Models: The two models on view in the church were built and displayed in 1865 to celebrate important milestones in the history of St. Paul’s Church. That year marked both the 100th anniversary of the erection of the edifice and the 60th anniversary of the consecration of the church. The models show the exterior of the church as it appeared in 1865, including the original wooden cupola topped with a weather vane. It was replaced in 1887 with the current brick and stone steeple, topped with a cross. The models also show the eastern wing that had been added in the 1850s to serve as a vestry room and Sunday school. That addition was not part of the sanctuary until 1942.

The Altar and Side Chancel of
St. Paul's Chuch

National Park Service

Altar and Side Chancel: Eighteenth century congregants at St. Paul’s took communion only two or three times a year from a holy table placed against the East wall. The present chancel was created during the 1942 restoration by removing the wall that had previously divided this area from the sanctuary.

Organ: Henry Erben, a New York City craftsman and businessman, was commissioned to make the organ in 1833 by George Rapelje, an original pew holder in St. Paul’s Church, at a cost of $800. It is a pipe, or pump organ, and remains one of the oldest working organs in the United States.

The bell at St. Paul's Church is a cousin to the Liberty Bell, cast at the same London foundry.

National Park Service

Bell: The church tower houses a bronze bell presented to the parish in 1758 by The Rev. Thomas Standard, long-time rector of the Eastchester church. It was cast in London at the same foundry as the famous Liberty Bell of Philadelphia. The bell, which is fairly small, hung from rafters in the wooden meetinghouse, and was hidden during the Revolutionary War to prevent its likely destruction by an army for military use.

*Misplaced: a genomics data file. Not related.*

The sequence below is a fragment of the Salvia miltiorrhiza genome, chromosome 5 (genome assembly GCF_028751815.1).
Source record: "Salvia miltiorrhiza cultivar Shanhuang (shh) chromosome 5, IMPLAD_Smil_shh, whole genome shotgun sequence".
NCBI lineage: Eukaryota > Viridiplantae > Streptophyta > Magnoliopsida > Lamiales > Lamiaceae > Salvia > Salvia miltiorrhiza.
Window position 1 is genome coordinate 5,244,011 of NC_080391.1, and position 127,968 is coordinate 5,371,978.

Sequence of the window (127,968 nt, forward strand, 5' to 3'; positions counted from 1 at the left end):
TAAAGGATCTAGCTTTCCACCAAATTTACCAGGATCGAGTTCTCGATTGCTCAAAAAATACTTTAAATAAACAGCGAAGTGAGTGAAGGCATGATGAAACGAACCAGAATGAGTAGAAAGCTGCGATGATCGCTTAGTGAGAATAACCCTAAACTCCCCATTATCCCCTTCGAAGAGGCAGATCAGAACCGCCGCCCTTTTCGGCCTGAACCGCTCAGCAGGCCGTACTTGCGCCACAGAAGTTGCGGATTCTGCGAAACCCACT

Stained Glass: The stained glass window at the rear (north side) of the Church depicts the New Testament story of the Visitation of the Magi, representing Mary, the Christ child, and the three Magi. It was installed in that location around 1890 to commemorate the Drake family, prominent members of the congregation and one of the original families of Eastchester. Stylistic comparisons strongly suggest the window was created in the studio of John LaFarge, a pioneering late 19th century artist. The window was removed in 1942 as part of the colonial restoration of the church. Through funding from private donors and the National Park Service, it was restored in 1999 by Rohlf’s Stained & Leaded Glass of Mt. Vernon.

Last updated: February 26, 2015